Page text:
THE HOSPICE ADVANTAGE
(50PlusPrime) ORION, MI --The year was 1971. A young woman in her late twenties was lying in a hospital bed, convinced that she was dying. She had recently had surgery for Ovarian Cancer and even though her doctor and her family had assured her that she was 'fine,' she knew differently.
A student nurse was caring for her when the patient asked the student the same question that she had previously asked the entire medical staff, "Am I dying?" The student, a young, compassionate, idealisitic woman, looked into her eyes and answered in almost a whisper, "Yes, you are."
When the patient's attending physician discovered that the patient knew her prognosis, the student nurse was immediately dismissed from the case and her instructor was chastised. The physician didn't believe that this young mother needed time to prepare herself for her rapidly approaching death, nor did he or her family understand that she would benefit from sharing the experience of dying. The end result was that she died in isolation, very much alone with her fears and her grief.
When Doctor Elizabeth Kubler-Ross published her book "On Death and Dying," in 1969 the medical community was suspicious and sometimes openly hostile toward her theory about the stages of dying. Nonetheless, after her book gained wider distribution a change began to occur in the way that the medical community viewed the needs of the dying patient. It wasn't until 1974, however, that the first Hospice was established in the United STates in New Haven, Connecticut. Now, more than 3000 Hospice facilities exist in the United States.
What is the advantage of hospice? When should the service be sought and who is eligible?
To be eligible for Hospice, a person must be terminally ill and have less than six months to live. All major efforts to sustain life, such as chemotherapy or a stipulation that the patient is to be resuscitated in the event of death, must be absent. Hospice is a service only offered to those who are in the process of dying.
The major advantage of hospice is that it offers a better quality of life for the dying patient. Every need is identified and addressed. It is not uncommon, for instance, for the terminal patient to stop eating,or to be constipated or to experience anxiety and pain. The Hospice staff has a arsenal of knowledge and techniques that are utilized to bring comfort and peace to the patient and their family members during this difficult time. In fact, it is not unusual for patients to actually get better.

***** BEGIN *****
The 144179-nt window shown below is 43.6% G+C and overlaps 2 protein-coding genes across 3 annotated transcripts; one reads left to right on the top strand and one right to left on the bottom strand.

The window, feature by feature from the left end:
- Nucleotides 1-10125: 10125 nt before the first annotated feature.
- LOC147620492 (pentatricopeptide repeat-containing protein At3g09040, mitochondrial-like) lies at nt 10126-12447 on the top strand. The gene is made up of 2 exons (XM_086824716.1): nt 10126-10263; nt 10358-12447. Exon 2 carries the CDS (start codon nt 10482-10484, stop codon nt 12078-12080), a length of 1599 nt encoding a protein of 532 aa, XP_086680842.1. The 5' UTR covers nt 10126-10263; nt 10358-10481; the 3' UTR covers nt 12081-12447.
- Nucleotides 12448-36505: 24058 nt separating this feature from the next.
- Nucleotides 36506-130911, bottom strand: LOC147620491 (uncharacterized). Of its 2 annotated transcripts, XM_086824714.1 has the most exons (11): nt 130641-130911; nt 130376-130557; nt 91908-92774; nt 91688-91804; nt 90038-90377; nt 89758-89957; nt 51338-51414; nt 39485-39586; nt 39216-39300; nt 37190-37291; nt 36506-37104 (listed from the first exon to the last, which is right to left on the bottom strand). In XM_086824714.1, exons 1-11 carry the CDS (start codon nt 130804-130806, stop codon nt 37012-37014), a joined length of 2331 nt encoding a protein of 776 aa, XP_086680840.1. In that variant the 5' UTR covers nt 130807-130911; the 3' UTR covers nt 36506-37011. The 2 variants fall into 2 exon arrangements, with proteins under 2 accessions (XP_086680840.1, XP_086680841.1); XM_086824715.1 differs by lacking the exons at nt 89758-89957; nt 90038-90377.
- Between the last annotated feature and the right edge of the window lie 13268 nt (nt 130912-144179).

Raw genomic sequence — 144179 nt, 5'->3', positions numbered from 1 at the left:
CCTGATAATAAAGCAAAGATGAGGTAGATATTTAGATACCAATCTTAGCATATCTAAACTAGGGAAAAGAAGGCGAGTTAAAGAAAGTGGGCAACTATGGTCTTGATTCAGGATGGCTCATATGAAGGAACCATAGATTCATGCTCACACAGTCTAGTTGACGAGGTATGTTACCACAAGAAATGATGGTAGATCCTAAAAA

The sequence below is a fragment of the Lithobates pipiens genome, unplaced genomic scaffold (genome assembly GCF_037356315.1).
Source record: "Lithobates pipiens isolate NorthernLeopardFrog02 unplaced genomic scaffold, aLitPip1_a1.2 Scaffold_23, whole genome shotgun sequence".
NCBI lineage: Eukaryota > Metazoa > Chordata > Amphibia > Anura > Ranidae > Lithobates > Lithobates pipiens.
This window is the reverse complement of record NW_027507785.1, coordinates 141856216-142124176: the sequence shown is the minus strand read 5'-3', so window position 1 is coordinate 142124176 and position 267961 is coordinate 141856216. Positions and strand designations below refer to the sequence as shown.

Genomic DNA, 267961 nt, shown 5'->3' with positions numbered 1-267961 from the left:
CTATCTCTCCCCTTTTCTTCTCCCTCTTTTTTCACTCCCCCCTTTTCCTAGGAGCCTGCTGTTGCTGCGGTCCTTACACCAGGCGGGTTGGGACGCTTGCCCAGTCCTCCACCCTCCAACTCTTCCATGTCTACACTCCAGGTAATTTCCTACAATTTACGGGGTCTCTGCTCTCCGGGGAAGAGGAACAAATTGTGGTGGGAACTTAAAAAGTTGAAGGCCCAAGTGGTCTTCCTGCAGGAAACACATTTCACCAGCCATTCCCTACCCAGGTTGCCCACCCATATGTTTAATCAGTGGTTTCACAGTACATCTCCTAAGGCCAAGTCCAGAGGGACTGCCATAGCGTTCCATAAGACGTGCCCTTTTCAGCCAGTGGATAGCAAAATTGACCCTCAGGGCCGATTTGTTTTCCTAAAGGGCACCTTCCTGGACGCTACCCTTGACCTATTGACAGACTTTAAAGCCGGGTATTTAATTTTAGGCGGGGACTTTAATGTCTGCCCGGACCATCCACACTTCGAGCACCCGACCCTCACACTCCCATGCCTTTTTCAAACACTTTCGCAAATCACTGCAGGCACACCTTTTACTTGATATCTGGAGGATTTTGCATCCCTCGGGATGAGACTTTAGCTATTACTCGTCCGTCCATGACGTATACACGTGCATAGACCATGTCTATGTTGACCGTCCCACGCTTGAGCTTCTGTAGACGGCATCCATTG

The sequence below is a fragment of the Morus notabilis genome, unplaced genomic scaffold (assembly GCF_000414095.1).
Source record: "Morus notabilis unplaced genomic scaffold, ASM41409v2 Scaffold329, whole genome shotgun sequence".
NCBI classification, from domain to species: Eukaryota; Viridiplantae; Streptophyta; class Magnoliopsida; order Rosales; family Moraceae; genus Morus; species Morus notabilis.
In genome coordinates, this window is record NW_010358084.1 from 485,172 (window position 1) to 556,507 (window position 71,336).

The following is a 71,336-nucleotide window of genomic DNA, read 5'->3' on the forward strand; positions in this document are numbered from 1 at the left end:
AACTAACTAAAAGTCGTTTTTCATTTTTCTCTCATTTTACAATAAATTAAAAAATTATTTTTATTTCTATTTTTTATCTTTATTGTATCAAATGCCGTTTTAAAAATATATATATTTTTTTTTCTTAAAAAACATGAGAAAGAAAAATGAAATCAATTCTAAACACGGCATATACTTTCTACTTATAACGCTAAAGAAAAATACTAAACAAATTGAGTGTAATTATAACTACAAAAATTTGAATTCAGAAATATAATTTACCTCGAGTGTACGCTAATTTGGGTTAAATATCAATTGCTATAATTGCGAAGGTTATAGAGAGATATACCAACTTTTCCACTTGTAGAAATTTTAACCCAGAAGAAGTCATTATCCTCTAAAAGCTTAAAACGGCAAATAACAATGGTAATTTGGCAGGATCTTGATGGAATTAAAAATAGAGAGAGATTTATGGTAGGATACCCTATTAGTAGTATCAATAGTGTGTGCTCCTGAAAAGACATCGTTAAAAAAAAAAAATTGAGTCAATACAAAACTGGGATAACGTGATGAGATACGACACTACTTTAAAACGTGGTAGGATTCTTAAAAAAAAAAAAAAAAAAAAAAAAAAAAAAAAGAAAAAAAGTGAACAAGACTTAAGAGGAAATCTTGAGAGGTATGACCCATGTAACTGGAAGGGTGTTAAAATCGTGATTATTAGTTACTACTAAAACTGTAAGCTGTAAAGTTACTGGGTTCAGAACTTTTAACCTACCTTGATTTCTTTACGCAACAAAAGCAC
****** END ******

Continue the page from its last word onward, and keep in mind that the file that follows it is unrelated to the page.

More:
Pain management is a first line of defense in the Hospice arsenal. Patients who have experienced pain despite treatment in the hospital setting may finally find real relief once Hospice establishes a regimen of pain control. Since pain is often the major reason that patients are unable to eat or sleep or relax, once the proper pain medication schedule is established, the patient finds that his/her appetite returns, that communication with family members is re-established and that peaceful slumber is restored.
A major complication of adequate pain medication is constipation so Hospice begins a bowel program at the same time as a pain treatment plan is implemented. The patient may even receive medications to help restore appetite.
Family and patient counseling are also part of the Hospice philosophy. Families and patients are encouraged to speak openingly about their grief, fears and pain surrounding the dying process. A Social Worker is assigned to every family in order to facilitate open communication between the patient and family members, including children. Hospice research has shown that the dying patient is very well aware of their state, even when families attempt to hide the information from them so a terrible burden is lifted from the patient when grief and fears can be shared with those closest to them.
A case manager RN establishes and oversees the plan of care, Nurse Aids are assigned to help with bathing and treatments and the spiritual needs of the patient and family are met through the ministers, priests and rabbis that are an integral part of the Hospice staff.
Hospice personnel are often present at the time of death in order to help both the patient and the family through the final stage of the dying process. Since Hospice deaths frequently occur at home, hospice personnel also take care of the arrangements for removal of the body. A social worker will carry out grief counseling for the family in the following days and months. Special counseling for very young children of the deceased can also be arranged.
If the young mother at the beginning of this story had been afforded Hospice services, her anxiety about the fate of her children after her death would have been addressed. She and her family would have been encouraged to discuss the reality of her dying and the grief that they shared about her terminal illness. She would have been given medication to relieve her pain and anxiety and she would have had the support of a social worker to whom she could have expressed her deepest fears. In the end, her family would have been encouraged to gather around her bed to say goodbye and her children would have received the necessary grief counseling to help them deal with her death.
Hospice services for the dying have brought peace and comfort to countless families over the past several decades because it has demystified the dying process. In the darkest time in life, the beacon that shines the brightest is the one that brings comfort and relief from pain and that beacon is Hospice.
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